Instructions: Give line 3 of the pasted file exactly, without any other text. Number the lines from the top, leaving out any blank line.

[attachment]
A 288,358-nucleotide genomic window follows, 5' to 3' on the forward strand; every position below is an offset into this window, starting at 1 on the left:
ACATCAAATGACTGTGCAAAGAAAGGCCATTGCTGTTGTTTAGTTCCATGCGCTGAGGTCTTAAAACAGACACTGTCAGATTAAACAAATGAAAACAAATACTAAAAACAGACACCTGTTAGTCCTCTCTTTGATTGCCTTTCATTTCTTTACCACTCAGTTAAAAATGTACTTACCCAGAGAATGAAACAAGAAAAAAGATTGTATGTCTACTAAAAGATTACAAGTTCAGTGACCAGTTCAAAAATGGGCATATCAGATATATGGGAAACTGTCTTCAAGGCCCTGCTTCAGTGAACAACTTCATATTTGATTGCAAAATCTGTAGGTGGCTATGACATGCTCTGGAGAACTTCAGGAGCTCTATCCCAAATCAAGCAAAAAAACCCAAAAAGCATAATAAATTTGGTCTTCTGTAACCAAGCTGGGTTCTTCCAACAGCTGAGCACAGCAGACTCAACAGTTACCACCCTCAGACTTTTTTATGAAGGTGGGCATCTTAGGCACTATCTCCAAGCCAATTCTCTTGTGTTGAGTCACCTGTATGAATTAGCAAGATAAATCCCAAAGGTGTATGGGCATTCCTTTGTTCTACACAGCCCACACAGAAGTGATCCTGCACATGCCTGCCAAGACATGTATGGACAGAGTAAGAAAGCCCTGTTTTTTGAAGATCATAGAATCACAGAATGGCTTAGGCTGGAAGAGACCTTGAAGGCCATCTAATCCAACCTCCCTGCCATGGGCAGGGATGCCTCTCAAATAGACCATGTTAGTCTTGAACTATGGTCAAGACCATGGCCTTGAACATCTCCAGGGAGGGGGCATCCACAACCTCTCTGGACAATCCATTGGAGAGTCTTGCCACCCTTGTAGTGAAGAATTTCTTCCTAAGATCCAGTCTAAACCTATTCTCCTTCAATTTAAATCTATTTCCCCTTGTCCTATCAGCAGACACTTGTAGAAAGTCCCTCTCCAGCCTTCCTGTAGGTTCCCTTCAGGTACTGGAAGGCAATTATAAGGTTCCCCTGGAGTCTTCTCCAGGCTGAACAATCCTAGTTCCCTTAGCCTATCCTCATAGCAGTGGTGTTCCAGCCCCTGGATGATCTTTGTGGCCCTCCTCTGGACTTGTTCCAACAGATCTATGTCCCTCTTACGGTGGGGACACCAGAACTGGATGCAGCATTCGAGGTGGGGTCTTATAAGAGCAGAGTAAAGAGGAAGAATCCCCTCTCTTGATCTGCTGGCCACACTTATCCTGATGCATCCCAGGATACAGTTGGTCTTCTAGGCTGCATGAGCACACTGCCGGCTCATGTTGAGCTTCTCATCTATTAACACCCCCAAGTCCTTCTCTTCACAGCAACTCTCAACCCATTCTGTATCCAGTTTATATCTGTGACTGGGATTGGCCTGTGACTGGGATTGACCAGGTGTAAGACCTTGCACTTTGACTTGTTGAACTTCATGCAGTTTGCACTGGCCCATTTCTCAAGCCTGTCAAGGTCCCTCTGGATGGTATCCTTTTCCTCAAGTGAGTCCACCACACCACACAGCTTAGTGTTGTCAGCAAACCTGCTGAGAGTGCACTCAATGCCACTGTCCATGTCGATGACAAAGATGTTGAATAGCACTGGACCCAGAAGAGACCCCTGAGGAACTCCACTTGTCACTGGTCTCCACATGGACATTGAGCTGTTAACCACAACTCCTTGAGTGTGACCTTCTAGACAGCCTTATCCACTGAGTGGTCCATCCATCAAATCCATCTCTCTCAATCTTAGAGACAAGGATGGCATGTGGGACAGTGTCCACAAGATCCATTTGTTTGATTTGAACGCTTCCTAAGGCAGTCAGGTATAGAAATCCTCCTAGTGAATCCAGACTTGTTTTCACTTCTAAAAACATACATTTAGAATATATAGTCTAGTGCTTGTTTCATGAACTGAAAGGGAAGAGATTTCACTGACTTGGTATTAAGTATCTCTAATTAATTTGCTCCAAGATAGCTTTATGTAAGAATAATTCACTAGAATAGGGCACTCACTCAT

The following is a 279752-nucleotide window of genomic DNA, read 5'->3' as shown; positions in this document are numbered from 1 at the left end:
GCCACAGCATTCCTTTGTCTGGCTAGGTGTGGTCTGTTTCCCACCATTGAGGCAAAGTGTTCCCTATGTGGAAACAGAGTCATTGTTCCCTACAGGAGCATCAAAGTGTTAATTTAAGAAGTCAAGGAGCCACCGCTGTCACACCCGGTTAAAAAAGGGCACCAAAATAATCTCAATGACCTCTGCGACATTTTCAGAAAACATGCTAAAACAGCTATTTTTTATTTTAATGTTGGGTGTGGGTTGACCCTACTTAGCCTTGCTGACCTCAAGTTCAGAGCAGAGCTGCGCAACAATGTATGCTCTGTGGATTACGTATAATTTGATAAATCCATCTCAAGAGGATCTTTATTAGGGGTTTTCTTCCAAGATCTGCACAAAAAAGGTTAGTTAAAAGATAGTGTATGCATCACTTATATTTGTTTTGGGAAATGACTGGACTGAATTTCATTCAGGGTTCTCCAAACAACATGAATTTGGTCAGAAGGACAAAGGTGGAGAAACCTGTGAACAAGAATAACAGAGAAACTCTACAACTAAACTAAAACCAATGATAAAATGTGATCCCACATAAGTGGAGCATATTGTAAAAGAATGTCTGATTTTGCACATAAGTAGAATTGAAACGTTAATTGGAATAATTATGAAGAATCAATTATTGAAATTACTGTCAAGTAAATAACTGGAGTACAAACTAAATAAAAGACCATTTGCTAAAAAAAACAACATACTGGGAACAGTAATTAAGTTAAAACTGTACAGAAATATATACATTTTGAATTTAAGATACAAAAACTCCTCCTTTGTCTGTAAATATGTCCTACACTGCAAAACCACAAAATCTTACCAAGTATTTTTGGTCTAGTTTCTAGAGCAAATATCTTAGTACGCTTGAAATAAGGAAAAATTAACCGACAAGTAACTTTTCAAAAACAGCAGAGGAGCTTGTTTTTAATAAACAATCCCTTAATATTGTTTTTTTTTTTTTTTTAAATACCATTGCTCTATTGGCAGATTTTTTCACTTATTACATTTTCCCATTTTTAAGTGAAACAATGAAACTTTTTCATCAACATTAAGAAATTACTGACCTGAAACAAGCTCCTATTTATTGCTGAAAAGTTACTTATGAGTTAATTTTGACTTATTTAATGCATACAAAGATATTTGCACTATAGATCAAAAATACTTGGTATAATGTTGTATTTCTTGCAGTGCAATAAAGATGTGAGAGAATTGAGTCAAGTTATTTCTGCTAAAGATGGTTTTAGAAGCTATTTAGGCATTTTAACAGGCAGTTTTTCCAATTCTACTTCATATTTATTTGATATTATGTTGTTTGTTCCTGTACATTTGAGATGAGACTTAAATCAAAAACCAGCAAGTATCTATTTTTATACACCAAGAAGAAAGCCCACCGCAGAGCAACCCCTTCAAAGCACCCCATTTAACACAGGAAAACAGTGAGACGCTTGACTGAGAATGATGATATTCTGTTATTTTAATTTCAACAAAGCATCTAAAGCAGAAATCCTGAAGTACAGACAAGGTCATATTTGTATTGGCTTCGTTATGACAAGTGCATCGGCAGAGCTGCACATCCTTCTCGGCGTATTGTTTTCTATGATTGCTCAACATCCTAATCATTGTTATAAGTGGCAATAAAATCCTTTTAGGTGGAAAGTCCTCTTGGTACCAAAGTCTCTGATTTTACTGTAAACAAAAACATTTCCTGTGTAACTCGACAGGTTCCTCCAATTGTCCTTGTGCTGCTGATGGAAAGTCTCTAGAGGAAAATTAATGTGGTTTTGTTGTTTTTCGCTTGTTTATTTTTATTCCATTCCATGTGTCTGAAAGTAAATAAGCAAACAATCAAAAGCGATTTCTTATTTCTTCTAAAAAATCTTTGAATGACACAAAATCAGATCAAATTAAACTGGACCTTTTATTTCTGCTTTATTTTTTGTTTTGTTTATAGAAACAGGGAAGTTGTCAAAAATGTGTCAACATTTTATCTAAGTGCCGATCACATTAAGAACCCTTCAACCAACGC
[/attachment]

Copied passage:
The following is a 279752-nucleotide window of genomic DNA, read 5'->3' as shown; positions in this document are numbered from 1 at the left end: